Something unusual happened last night, some 30 million BBC viewers watched a Performing Arts event live on TV as did a billion more throughout the world. While we’re used to major sports events attracting large numbers of viewers very rarely do we see a Performing Arts event promoted so heavily. OK so it was the opening night of the Olympics, it was our Olympics, and the level of anticipation, with Danny Boyle in charge, was feverish; but really it was the flim flam, the razzle dazzle before the serious stuff of competition began today.
Why do major sport events attract so much attention. Perhaps because there must always be winners and losers, because Darwinism denied by some is evident for all to see as the strongest, fittest and fastest survive and triumph (but not always), because success is measurable and comparable with local, national and global champions and records. And through television we can all participate and engage collectively as a group in the triumphs and the failures, the raw emotions exposed by competition, and the anticipation of what might have been if… And of course as everybody knows sport has associated benefits such as improved fitness, mental health and all round well being.
So lets look at the flim flam, the razzle dazzle of last night. Superficially when reduced to its component parts it merely comprised music , dance, speech, drama and enormous sets . But on closer examination it offered several things of which sport can only dream. First of all creativity, despite the spoilers could anybody anywhere predict what was in Danny Boyle’s imagination and of course imagination appeals to the imagination. When was the last time we saw something genuinely creative in sport; sports are governed by rules and within these parameters the predictable becomes the norm, but there are no such boundaries to the imagination. And even more remote in sport, particularly professional sport, humour. “Good evening Mr Bond” combined both imagination and humour, the last known example of which in sport (albeit unintentional) was the Zairean free kick against Brazil in 1974. But perhaps most importantly of all, inclusivity. Sport creates a hierarchy, if we’re good we progress to the next level, higher and higher until we reach the world stage and finally we stand on the podium. Last night we saw children and adults, the partially abled and disabled, men and women sharing the same stage at the same time; the performing arts are both individual and pluralistic with something for everyone. But the sum of collaborative effort is greater than its individual parts, and what we witnessed last night transcended performing arts as it entered our collective consciousness just as on some very rare occasions sport does too. But the routes are very different.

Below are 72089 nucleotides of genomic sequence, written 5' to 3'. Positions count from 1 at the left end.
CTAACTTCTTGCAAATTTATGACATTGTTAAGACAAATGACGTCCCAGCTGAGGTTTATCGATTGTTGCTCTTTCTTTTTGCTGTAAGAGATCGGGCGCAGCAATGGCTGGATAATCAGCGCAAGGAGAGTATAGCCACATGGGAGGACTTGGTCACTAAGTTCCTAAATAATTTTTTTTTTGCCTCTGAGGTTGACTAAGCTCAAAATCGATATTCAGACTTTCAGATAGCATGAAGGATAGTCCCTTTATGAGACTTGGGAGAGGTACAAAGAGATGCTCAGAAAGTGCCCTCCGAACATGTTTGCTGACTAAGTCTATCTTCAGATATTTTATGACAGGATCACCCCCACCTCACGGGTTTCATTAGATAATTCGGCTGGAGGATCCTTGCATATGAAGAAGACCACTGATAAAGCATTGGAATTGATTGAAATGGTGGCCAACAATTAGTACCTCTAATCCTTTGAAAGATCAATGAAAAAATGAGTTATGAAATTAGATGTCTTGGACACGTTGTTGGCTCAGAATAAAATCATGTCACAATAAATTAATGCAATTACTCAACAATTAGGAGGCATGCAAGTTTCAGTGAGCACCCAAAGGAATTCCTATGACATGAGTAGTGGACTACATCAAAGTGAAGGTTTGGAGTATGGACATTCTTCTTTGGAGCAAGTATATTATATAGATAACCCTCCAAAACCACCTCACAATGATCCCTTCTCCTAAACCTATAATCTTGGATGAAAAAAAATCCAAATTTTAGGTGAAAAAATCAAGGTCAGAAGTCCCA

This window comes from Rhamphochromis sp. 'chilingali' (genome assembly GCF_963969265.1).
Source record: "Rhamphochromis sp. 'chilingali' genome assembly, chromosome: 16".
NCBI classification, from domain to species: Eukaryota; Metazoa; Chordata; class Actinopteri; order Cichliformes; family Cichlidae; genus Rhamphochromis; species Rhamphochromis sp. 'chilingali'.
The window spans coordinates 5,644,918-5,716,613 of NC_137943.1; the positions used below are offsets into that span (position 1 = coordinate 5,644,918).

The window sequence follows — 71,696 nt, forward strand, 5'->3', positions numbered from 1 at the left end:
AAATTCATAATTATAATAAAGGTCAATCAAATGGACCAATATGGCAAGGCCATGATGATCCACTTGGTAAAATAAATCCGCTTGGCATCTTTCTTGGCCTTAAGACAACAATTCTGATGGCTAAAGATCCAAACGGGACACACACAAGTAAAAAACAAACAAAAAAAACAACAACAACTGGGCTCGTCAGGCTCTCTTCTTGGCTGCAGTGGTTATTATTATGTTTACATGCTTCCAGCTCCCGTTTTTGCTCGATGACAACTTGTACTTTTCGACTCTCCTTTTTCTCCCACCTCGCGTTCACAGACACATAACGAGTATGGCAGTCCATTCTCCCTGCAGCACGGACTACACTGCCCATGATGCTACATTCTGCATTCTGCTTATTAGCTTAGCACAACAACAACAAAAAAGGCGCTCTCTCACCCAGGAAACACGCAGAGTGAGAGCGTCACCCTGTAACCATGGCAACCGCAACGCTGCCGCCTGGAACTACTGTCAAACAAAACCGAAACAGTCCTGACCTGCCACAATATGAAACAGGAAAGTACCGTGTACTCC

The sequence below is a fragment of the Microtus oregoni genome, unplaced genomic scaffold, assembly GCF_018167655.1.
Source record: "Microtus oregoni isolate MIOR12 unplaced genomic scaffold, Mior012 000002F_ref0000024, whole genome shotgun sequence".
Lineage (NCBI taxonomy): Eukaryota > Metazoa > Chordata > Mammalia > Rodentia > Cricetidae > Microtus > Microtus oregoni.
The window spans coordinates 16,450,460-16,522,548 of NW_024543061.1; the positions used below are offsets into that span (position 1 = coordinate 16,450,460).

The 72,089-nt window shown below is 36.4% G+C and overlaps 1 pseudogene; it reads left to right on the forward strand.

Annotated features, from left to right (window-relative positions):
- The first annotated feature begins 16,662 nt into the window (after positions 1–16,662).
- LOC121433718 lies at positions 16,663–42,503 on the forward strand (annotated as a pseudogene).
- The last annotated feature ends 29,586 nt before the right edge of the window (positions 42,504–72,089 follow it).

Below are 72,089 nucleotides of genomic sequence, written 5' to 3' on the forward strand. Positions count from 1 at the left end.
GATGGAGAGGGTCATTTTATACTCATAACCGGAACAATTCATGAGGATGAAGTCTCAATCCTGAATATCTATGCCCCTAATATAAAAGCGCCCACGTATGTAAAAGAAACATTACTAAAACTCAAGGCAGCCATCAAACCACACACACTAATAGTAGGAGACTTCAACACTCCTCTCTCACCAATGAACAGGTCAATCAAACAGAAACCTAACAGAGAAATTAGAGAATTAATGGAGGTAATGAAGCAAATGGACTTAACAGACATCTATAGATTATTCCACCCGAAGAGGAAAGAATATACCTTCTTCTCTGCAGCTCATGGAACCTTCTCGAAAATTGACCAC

Which brings me to my point, at last.
The performing arts and culture per se contributes more to the UK economy than sport. We’re world class in the entire range of performing arts. Maybe we should be investing more in the performing arts from the school up, it makes for a better investment return and when was the last time someone fixed a performance of King Lear. Perhaps the fortnight of Olympic action should have culminated in the ”Isles of Wonder” ceremony , in excellence and in what we do best.
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